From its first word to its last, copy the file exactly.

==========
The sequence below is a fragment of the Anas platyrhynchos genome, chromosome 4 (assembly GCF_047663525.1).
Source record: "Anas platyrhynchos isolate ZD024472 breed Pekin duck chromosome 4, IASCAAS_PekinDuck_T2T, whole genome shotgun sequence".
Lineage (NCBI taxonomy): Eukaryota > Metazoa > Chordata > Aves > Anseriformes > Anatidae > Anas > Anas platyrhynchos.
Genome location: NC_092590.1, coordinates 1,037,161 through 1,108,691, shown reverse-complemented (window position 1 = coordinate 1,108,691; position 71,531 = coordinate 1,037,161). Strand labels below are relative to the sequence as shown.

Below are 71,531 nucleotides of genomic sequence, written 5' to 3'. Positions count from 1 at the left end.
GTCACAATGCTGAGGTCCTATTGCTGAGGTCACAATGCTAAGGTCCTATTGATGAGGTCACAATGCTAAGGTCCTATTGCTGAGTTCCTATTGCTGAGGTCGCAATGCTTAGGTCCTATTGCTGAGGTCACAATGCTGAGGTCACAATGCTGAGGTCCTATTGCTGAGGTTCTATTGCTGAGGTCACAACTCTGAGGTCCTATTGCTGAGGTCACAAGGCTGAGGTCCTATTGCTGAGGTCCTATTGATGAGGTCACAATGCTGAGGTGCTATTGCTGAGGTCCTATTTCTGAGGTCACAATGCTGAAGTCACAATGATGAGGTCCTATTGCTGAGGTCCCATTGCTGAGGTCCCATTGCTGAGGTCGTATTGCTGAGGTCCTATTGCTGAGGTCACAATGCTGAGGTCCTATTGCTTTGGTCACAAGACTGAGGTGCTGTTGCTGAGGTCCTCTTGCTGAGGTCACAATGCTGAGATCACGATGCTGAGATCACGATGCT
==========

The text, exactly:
The sequence below is a fragment of the Anas platyrhynchos genome, chromosome 4 (assembly GCF_047663525.1).
Source record: "Anas platyrhynchos isolate ZD024472 breed Pekin duck chromosome 4, IASCAAS_PekinDuck_T2T, whole genome shotgun sequence".
Lineage (NCBI taxonomy): Eukaryota > Metazoa > Chordata > Aves > Anseriformes > Anatidae > Anas > Anas platyrhynchos.
Genome location: NC_092590.1, coordinates 1,037,161 through 1,108,691, shown reverse-complemented (window position 1 = coordinate 1,108,691; position 71,531 = coordinate 1,037,161). Strand labels below are relative to the sequence as shown.

Below are 71,531 nucleotides of genomic sequence, written 5' to 3'. Positions count from 1 at the left end.
GTCACAATGCTGAGGTCCTATTGCTGAGGTCACAATGCTAAGGTCCTATTGATGAGGTCACAATGCTAAGGTCCTATTGCTGAGTTCCTATTGCTGAGGTCGCAATGCTTAGGTCCTATTGCTGAGGTCACAATGCTGAGGTCACAATGCTGAGGTCCTATTGCTGAGGTTCTATTGCTGAGGTCACAACTCTGAGGTCCTATTGCTGAGGTCACAAGGCTGAGGTCCTATTGCTGAGGTCCTATTGATGAGGTCACAATGCTGAGGTGCTATTGCTGAGGTCCTATTTCTGAGGTCACAATGCTGAAGTCACAATGATGAGGTCCTATTGCTGAGGTCCCATTGCTGAGGTCCCATTGCTGAGGTCGTATTGCTGAGGTCCTATTGCTGAGGTCACAATGCTGAGGTCCTATTGCTTTGGTCACAAGACTGAGGTGCTGTTGCTGAGGTCCTCTTGCTGAGGTCACAATGCTGAGATCACGATGCTGAGATCACGATGCT